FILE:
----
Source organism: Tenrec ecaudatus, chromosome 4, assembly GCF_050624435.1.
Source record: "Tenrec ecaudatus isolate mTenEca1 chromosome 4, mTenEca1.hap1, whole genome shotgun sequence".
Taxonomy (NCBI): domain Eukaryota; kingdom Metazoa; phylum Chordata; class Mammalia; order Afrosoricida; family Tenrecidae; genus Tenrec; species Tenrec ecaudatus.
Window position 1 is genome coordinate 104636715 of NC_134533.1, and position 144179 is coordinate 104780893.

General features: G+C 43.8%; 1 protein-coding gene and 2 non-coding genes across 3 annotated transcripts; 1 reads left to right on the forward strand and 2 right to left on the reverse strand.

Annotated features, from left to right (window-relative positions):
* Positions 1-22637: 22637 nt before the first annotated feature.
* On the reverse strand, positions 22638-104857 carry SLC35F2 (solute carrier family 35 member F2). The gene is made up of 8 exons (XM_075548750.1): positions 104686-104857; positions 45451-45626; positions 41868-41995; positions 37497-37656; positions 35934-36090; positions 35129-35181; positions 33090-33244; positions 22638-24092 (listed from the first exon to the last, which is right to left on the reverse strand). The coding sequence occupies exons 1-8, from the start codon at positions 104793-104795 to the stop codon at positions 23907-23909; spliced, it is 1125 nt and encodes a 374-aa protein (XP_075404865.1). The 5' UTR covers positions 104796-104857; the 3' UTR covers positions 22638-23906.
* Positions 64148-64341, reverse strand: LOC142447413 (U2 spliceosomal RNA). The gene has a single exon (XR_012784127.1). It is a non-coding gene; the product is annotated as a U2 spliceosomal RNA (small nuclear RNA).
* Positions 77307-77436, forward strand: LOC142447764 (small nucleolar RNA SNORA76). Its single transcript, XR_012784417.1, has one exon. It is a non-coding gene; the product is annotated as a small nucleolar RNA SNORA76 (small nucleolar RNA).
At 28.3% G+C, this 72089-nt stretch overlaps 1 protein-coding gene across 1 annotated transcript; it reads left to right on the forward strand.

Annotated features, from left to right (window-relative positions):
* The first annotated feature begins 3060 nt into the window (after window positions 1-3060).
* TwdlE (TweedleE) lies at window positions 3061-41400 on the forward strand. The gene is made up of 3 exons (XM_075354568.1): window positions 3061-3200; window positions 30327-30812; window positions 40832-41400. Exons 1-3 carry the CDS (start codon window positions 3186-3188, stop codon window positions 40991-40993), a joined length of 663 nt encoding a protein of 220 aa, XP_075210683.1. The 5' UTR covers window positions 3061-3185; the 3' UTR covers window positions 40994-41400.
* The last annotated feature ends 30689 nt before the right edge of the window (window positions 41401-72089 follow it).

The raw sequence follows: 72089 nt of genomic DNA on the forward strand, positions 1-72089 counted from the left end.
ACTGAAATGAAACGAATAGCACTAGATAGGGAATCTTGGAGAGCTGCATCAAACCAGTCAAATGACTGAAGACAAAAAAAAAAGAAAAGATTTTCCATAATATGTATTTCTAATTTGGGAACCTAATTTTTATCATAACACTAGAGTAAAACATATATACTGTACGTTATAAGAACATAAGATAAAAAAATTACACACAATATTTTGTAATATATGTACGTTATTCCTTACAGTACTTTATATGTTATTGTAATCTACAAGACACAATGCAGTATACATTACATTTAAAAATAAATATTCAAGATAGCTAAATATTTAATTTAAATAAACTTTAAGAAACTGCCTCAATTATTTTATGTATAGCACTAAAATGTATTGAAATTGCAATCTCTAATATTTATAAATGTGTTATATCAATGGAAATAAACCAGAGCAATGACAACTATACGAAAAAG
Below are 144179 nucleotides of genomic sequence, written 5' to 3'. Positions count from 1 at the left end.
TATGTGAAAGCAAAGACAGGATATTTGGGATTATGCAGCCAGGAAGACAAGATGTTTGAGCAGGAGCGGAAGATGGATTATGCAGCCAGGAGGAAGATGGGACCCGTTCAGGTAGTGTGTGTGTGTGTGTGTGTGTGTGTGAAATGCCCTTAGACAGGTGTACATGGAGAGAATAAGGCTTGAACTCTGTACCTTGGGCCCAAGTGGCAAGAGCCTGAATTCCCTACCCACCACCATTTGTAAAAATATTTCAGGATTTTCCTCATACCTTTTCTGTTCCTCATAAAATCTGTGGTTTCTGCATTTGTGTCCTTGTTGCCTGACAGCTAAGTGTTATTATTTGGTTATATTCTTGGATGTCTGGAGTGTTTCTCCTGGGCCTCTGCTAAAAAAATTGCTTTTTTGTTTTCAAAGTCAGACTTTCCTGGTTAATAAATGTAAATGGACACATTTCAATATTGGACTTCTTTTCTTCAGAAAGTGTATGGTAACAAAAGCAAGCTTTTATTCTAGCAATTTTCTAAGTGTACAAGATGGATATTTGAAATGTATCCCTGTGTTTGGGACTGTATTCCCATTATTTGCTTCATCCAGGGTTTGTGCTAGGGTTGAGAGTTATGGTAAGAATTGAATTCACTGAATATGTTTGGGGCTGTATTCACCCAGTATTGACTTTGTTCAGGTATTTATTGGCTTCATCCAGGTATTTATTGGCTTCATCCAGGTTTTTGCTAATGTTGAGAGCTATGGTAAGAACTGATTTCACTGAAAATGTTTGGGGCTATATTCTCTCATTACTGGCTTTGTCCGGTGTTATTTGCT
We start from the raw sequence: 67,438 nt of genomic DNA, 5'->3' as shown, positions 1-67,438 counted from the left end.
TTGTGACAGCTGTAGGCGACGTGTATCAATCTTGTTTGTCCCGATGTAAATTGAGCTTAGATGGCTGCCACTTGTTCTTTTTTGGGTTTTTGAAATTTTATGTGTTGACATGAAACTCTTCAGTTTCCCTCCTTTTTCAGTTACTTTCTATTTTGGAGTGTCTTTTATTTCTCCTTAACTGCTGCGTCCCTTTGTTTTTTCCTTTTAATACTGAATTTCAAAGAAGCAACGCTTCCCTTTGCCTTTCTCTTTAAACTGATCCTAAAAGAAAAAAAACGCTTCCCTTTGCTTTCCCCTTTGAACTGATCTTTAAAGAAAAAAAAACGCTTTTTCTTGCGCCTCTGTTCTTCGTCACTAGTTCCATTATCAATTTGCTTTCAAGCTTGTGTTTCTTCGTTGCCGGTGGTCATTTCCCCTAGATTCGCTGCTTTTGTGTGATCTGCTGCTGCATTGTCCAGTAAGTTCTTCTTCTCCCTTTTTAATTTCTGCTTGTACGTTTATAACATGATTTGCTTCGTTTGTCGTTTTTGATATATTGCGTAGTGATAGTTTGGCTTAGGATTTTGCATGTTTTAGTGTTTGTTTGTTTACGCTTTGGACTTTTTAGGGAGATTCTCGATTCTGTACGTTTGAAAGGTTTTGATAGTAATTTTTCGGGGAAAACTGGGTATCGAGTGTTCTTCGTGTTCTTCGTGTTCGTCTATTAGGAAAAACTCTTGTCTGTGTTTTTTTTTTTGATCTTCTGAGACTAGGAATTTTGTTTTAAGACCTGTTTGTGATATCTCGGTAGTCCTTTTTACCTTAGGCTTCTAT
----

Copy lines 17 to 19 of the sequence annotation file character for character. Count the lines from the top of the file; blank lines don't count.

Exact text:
ACTGAAATGAAACGAATAGCACTAGATAGGGAATCTTGGAGAGCTGCATCAAACCAGTCAAATGACTGAAGACAAAAAAAAAAGAAAAGATTTTCCATAATATGTATTTCTAATTTGGGAACCTAATTTTTATCATAACACTAGAGTAAAACATATATACTGTACGTTATAAGAACATAAGATAAAAAAATTACACACAATATTTTGTAATATATGTACGTTATTCCTTACAGTACTTTATATGTTATTGTAATCTACAAGACACAATGCAGTATACATTACATTTAAAAATAAATATTCAAGATAGCTAAATATTTAATTTAAATAAACTTTAAGAAACTGCCTCAATTATTTTATGTATAGCACTAAAATGTATTGAAATTGCAATCTCTAATATTTATAAATGTGTTATATCAATGGAAATAAACCAGAGCAATGACAACTATACGAAAAAG
Below are 144179 nucleotides of genomic sequence, written 5' to 3'. Positions count from 1 at the left end.
TATGTGAAAGCAAAGACAGGATATTTGGGATTATGCAGCCAGGAAGACAAGATGTTTGAGCAGGAGCGGAAGATGGATTATGCAGCCAGGAGGAAGATGGGACCCGTTCAGGTAGTGTGTGTGTGTGTGTGTGTGTGTGTGAAATGCCCTTAGACAGGTGTACATGGAGAGAATAAGGCTTGAACTCTGTACCTTGGGCCCAAGTGGCAAGAGCCTGAATTCCCTACCCACCACCATTTGTAAAAATATTTCAGGATTTTCCTCATACCTTTTCTGTTCCTCATAAAATCTGTGGTTTCTGCATTTGTGTCCTTGTTGCCTGACAGCTAAGTGTTATTATTTGGTTATATTCTTGGATGTCTGGAGTGTTTCTCCTGGGCCTCTGCTAAAAAAATTGCTTTTTTGTTTTCAAAGTCAGACTTTCCTGGTTAATAAATGTAAATGGACACATTTCAATATTGGACTTCTTTTCTTCAGAAAGTGTATGGTAACAAAAGCAAGCTTTTATTCTAGCAATTTTCTAAGTGTACAAGATGGATATTTGAAATGTATCCCTGTGTTTGGGACTGTATTCCCATTATTTGCTTCATCCAGGGTTTGTGCTAGGGTTGAGAGTTATGGTAAGAATTGAATTCACTGAATATGTTTGGGGCTGTATTCACCCAGTATTGACTTTGTTCAGGTATTTATTGGCTTCATCCAGGTATTTATTGGCTTCATCCAGGTTTTTGCTAATGTTGAGAGCTATGGTAAGAACTGATTTCACTGAAAATGTTTGGGGCTATATTCTCTCATTACTGGCTTTGTCCGGTGTTATTTGCT